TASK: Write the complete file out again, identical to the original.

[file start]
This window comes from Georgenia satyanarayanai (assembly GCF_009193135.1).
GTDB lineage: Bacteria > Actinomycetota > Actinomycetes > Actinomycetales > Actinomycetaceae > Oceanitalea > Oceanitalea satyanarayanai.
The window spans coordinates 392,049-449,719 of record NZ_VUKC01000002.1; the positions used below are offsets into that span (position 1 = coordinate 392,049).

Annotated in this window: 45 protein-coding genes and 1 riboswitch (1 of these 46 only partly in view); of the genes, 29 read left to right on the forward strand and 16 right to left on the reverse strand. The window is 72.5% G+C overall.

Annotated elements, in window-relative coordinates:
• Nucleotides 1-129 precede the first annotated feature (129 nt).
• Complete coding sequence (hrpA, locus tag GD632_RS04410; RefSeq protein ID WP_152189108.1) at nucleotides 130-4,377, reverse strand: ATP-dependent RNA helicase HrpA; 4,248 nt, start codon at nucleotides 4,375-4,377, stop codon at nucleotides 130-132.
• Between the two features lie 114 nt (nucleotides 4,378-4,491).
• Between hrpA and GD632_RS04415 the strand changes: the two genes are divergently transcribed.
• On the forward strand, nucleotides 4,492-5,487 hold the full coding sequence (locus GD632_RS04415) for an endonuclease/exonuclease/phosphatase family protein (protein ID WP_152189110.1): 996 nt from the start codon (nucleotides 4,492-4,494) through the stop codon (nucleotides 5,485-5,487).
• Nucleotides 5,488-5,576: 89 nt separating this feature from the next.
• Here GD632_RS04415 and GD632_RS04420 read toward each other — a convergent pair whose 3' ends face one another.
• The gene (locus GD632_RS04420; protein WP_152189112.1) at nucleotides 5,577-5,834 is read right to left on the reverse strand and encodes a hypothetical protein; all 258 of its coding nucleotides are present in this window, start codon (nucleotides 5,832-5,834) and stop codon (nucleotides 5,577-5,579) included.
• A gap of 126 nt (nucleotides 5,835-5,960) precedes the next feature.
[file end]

This window comes from Georgenia satyanarayanai (assembly GCF_009193135.1).
GTDB lineage: Bacteria > Actinomycetota > Actinomycetes > Actinomycetales > Actinomycetaceae > Oceanitalea > Oceanitalea satyanarayanai.
The window spans coordinates 392,049-449,719 of record NZ_VUKC01000002.1; the positions used below are offsets into that span (position 1 = coordinate 392,049).

Annotated in this window: 45 protein-coding genes and 1 riboswitch (1 of these 46 only partly in view); of the genes, 29 read left to right on the forward strand and 16 right to left on the reverse strand. The window is 72.5% G+C overall.

Annotated elements, in window-relative coordinates:
• Nucleotides 1-129 precede the first annotated feature (129 nt).
• Complete coding sequence (hrpA, locus tag GD632_RS04410; RefSeq protein ID WP_152189108.1) at nucleotides 130-4,377, reverse strand: ATP-dependent RNA helicase HrpA; 4,248 nt, start codon at nucleotides 4,375-4,377, stop codon at nucleotides 130-132.
• Between the two features lie 114 nt (nucleotides 4,378-4,491).
• Between hrpA and GD632_RS04415 the strand changes: the two genes are divergently transcribed.
• On the forward strand, nucleotides 4,492-5,487 hold the full coding sequence (locus GD632_RS04415) for an endonuclease/exonuclease/phosphatase family protein (protein ID WP_152189110.1): 996 nt from the start codon (nucleotides 4,492-4,494) through the stop codon (nucleotides 5,485-5,487).
• Nucleotides 5,488-5,576: 89 nt separating this feature from the next.
• Here GD632_RS04415 and GD632_RS04420 read toward each other — a convergent pair whose 3' ends face one another.
• The gene (locus GD632_RS04420; protein WP_152189112.1) at nucleotides 5,577-5,834 is read right to left on the reverse strand and encodes a hypothetical protein; all 258 of its coding nucleotides are present in this window, start codon (nucleotides 5,832-5,834) and stop codon (nucleotides 5,577-5,579) included.
• A gap of 126 nt (nucleotides 5,835-5,960) precedes the next feature.